Airline Expansion and Innovation (1927 - 1941)

The Air Mail "Scandal"

Charges of corruption in the air mail system led President Roosevelt to cancel all air mail contracts. The Army resumed carrying the mail.

Federal reforms enacted in 1930 gave most routes and air mail contracts to big airline holding companies. Small, independent airlines complained this was unfair, even though most had sold their own contracts and some did not even exist when the law was passed.

The independents fought to break the holding companies' power. Their efforts led to congressional hearings and unfounded charges of corruption and conspiracy to monopolize the air mail. Responding to political pressure, President Franklin Roosevelt canceled all domestic air mail contracts on February 9, 1934. The Army Air Corps was again called upon to carry the mail.

Aero Digest Roosevelt Cartoon
Aero Digest

In February 1934, the Air Corps again began carrying the mail. Flying in the worst winter in decades, in ill-equipped aircraft, Air Corps pilots suffered a series of well-publicized accidents, mostly during training. Several pilots died. Public outcry caused President Roosevelt to suspend the Air Corps' mail service until improvements could be made.

Thomas Braniff
National Air and Space Museum Archives

Thomas Braniff led the fight by independent airlines to break the power of the airline holding companies that dominated air transportation in the 1930s.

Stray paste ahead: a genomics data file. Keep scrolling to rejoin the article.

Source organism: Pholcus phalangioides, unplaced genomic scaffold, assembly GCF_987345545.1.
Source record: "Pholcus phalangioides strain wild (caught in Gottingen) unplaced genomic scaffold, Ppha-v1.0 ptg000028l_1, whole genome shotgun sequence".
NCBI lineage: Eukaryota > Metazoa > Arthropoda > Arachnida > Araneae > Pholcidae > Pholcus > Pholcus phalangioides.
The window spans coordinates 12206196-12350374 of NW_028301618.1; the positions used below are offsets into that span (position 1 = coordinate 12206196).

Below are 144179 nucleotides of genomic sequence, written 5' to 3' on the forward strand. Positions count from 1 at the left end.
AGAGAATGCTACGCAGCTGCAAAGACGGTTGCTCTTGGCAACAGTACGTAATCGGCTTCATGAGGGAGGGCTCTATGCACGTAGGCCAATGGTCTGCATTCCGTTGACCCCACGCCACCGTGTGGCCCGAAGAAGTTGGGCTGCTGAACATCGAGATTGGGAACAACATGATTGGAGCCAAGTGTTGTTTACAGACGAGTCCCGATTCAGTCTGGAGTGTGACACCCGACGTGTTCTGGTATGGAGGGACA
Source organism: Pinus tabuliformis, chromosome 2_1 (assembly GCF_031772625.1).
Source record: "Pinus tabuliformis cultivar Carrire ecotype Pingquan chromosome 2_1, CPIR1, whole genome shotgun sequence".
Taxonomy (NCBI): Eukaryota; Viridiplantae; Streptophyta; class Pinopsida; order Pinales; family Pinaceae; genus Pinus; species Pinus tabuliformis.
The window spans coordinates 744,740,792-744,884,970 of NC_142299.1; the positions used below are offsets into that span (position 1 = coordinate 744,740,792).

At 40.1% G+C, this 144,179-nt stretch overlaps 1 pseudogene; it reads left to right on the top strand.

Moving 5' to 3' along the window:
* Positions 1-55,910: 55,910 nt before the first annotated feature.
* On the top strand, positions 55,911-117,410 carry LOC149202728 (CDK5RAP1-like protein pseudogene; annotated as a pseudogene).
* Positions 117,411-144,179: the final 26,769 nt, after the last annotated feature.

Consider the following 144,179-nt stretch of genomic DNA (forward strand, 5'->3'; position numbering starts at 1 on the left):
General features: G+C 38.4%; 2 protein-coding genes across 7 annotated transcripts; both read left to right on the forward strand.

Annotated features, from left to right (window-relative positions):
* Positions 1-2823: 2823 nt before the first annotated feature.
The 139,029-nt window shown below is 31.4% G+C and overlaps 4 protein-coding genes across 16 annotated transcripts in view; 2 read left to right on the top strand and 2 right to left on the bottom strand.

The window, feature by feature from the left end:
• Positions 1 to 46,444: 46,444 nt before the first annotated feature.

Edward Rickenbacker
National Air and Space Museum Archives

War hero and American Airways vice president Eddie Rickenbacker condemned the air mail crisis as "legalized murder" after several Air Corps pilots died while flying the mail. Charles Lindbergh, testifying before Congress, criticized President Roosevelt for hastily canceling the air mail contracts and punishing the airlines without due process.

American Airlines Baggage Label

The Air Mail Act of 1934

Four months after the air mail crisis began, Congress passed the Air Mail Act. It cut payment rates to airlines, returned most air mail routes to the major airlines, and gave some routes to smaller airlines. It divided regulation among the Post Office, Commerce Department, and Interstate Commerce Commission.
Aviation holding companies were dissolved and airlines separated from aircraft manufacturers. Previous air mail contractors had to change their names or restructure. American Airways became American Airlines. Eastern Air Transport became Eastern Air Lines.

Philp Johnson
National Air and Space Museum Archives

Punished Without a Trial

The Air Mail Act of 1934 broke up the large airline holding companies and forced the firing of airline executives wrongfully accused of conspiring to monopolize the air mail. One victim was Philip G. Johnson of United Air Lines.
Like many others, Johnson had attended Walter Brown's operators conferences in 1930, in which air mail contracts and routes had been legally awarded. Ironically, United received no contracts during these so-called "Spoils Conferences."
Nevertheless, Johnson and many others were wrongfully-and unconstitutionally-barred from the airline industry without the benefit of a trial.